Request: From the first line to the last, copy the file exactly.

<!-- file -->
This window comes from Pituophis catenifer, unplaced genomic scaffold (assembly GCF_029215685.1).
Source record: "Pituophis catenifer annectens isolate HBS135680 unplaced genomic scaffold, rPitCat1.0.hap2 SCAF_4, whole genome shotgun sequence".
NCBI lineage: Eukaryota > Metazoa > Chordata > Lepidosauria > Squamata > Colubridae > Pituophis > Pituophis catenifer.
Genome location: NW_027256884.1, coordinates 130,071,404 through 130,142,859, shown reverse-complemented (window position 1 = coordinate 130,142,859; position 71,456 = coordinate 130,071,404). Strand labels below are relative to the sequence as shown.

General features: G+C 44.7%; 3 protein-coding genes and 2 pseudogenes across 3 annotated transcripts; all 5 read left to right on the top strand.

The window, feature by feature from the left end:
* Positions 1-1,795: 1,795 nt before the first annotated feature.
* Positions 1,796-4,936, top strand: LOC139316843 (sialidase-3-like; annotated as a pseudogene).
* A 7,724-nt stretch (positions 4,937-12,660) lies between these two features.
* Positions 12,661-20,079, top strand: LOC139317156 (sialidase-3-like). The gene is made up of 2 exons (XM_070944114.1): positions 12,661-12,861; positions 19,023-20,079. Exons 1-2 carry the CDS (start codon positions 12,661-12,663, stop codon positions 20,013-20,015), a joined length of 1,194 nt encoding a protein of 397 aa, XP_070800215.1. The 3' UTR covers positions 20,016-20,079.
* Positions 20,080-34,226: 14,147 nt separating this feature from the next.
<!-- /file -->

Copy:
This window comes from Pituophis catenifer, unplaced genomic scaffold (assembly GCF_029215685.1).
Source record: "Pituophis catenifer annectens isolate HBS135680 unplaced genomic scaffold, rPitCat1.0.hap2 SCAF_4, whole genome shotgun sequence".
NCBI lineage: Eukaryota > Metazoa > Chordata > Lepidosauria > Squamata > Colubridae > Pituophis > Pituophis catenifer.
Genome location: NW_027256884.1, coordinates 130,071,404 through 130,142,859, shown reverse-complemented (window position 1 = coordinate 130,142,859; position 71,456 = coordinate 130,071,404). Strand labels below are relative to the sequence as shown.

General features: G+C 44.7%; 3 protein-coding genes and 2 pseudogenes across 3 annotated transcripts; all 5 read left to right on the top strand.

The window, feature by feature from the left end:
* Positions 1-1,795: 1,795 nt before the first annotated feature.
* Positions 1,796-4,936, top strand: LOC139316843 (sialidase-3-like; annotated as a pseudogene).
* A 7,724-nt stretch (positions 4,937-12,660) lies between these two features.
* Positions 12,661-20,079, top strand: LOC139317156 (sialidase-3-like). The gene is made up of 2 exons (XM_070944114.1): positions 12,661-12,861; positions 19,023-20,079. Exons 1-2 carry the CDS (start codon positions 12,661-12,663, stop codon positions 20,013-20,015), a joined length of 1,194 nt encoding a protein of 397 aa, XP_070800215.1. The 3' UTR covers positions 20,016-20,079.
* Positions 20,080-34,226: 14,147 nt separating this feature from the next.